There are some theological questions that are just unfair to ask a Jew: Do you believe in heaven and hell? “Meh…not really….but sorta...but not really.” Do you believe in Satan? “Um…no, but yes, well, kinda.”
There’s no easy answer to these questions. If you want to make an attempt, though, the first step is to ask someone their definition of the term at play. Do Jews believe in the fire and brimstone of an eternal damnation place called “hell”? No. Do we believe in Satan – aka the Devil – a powerful, supernatural entity that is the personification of evil and the enemy of God? No.
But that name – Satan, or rather sa-tahn – does come right out of our sacred scriptures. We see it particularly in this week’s Haftarah portion from Zechariah. So let’s try to understand it. First thing to know: except for perhaps one place in Chronicles, the word satan is not a proper name in the Bible. Satan simply means “adversary.” The Bible characterizes haSatan (the satan) as an accuser; a prosecutor in God’s celestial court. HaSatan is a trickster figure, one that encourages God to test humans and their loyalty to Adonai. In this role, haSatan is relatively powerless and cannot speak or take action without God’s permission.
The satan of Jewish tradition is not the ruler of some dark underworld, nor an adversary of God. Rather, haSatan drums up trouble. HaSatan sets obstacles in our way and tries to push us from the Divine path.
But how does it do this? To say that haSatan acts directly in our lives would give this figure body and power. Instead, the rabbis explain, haSatan is the adversarial urge within us. HaSatan is our evil inclination – that imperfect side of ourselves that strays us from doing good. It is that very human voice that harasses us and seduces us down the wrong path.
There’s a Talmudic tale (Gittin 52a) that illustrates this more nuanced understanding of the satan character: “There were two people whom Satan incited so that every Friday afternoon they fought with one another. Rabbi Meir visited there and restrained them for three Friday afternoons until he made peace between them. R. Meir subsequently heard haSatan say: ‘Woe that Rabbi Meir has removed that man (meaning himself) from his house.’”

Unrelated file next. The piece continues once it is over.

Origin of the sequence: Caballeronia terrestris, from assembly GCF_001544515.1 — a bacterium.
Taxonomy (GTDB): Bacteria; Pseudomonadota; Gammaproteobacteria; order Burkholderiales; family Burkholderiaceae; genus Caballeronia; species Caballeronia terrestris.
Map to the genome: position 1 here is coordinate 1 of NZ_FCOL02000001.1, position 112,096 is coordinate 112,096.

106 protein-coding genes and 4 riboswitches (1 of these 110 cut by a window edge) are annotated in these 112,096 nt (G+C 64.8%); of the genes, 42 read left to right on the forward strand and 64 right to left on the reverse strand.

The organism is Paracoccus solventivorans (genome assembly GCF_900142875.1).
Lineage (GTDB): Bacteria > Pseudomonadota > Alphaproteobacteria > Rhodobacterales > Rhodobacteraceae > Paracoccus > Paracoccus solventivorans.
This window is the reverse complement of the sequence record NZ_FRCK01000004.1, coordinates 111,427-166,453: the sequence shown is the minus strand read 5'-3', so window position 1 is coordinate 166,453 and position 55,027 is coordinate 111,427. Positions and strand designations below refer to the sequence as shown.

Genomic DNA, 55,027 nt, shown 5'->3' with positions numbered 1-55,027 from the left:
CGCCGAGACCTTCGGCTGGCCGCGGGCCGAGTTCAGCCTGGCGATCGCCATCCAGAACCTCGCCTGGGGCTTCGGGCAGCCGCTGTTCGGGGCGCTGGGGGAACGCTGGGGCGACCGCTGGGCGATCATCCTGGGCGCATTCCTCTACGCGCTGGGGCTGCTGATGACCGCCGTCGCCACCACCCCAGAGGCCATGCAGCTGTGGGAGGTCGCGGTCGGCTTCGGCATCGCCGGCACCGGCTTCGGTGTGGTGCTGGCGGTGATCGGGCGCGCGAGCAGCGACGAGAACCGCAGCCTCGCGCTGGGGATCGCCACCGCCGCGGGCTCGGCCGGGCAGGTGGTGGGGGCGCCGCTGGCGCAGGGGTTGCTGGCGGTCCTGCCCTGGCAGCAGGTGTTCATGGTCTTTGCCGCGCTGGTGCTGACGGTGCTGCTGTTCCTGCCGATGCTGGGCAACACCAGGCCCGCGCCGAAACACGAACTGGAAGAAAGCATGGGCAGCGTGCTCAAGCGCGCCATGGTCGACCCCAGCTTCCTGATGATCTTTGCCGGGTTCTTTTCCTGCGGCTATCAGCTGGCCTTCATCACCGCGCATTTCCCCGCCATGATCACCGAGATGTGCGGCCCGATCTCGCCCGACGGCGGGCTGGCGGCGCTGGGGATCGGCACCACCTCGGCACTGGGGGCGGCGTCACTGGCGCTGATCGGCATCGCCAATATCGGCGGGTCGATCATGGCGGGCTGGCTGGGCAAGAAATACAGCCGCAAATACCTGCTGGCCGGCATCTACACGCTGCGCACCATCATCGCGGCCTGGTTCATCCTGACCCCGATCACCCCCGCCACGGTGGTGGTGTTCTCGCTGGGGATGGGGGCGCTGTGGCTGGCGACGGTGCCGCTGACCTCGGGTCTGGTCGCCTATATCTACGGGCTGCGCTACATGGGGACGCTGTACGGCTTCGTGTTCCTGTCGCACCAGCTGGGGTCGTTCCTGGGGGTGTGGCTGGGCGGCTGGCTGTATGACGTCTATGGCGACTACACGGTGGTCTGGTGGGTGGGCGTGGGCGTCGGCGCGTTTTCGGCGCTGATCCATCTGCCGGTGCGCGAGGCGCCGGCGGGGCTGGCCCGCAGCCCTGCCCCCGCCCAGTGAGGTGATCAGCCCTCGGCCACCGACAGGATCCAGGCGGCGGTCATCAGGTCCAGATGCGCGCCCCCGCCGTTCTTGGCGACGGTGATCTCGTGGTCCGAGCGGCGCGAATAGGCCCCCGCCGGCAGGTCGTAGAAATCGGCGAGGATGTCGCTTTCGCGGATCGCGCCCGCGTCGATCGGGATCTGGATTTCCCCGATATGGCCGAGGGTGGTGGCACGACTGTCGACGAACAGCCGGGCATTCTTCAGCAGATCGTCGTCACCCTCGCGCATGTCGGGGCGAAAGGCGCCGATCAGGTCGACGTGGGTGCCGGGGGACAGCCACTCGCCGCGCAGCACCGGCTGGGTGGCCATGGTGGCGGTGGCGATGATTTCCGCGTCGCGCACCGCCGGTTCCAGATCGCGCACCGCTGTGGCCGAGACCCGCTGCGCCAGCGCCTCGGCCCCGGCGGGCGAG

Two important things to highlight in this story:
1) HaSatan calls himself a man who has been expelled from the home. This tips us off to something significant: haSatan is associated with human urges and weakness.
2) Friday afternoon. Timing is everything. The story says that haSatan would surface in the home just before Shabbat. Shabbat is supposed to be the time of wholeness and peace, but with this strife emerging just before, neither peace nor wholeness was possible.
HaSatan therefore represents the conflict and disunity that pervade our human lives. HaSatan is the evil inclination that keeps us from a perfected world. If we could only expel it from our lives, as it was expelled from that home, we could live to see a better world. Notice, Rabbi Meir does not offer an enchantment or a prayer – he makes peace between the two people. That act purges the home of haSatan.
If we are to “overcome haSatan” it will not be in some apocalyptic war between God and the Devil. Our tradition presents this figure of “haSatan” as a metaphor for our human struggle to make peace with each other. HaSatan represents a personal, human obstacle we must overcome. It is the constant struggle to forgive one another. It is our struggle to be patient. It is our struggle to just sit and listen.
Just as Rabbi Meir had to return three times to the house, we too have to revisit that nest of wickedness that resides inside all of us. It is not who we are completely, but it is a part of us. It is an inclination our tradition stresses we can control and overcome.
Mishebeirach Avoteinu v’Imoteinu, May the one who blessed our ancestors, the One who tested them, but loved them too, bestow on us the same kindness and the same faith that we too can push aside the adversary of self-doubt and pettiness to see a more united world and a better self. Ken yhi ratzon.
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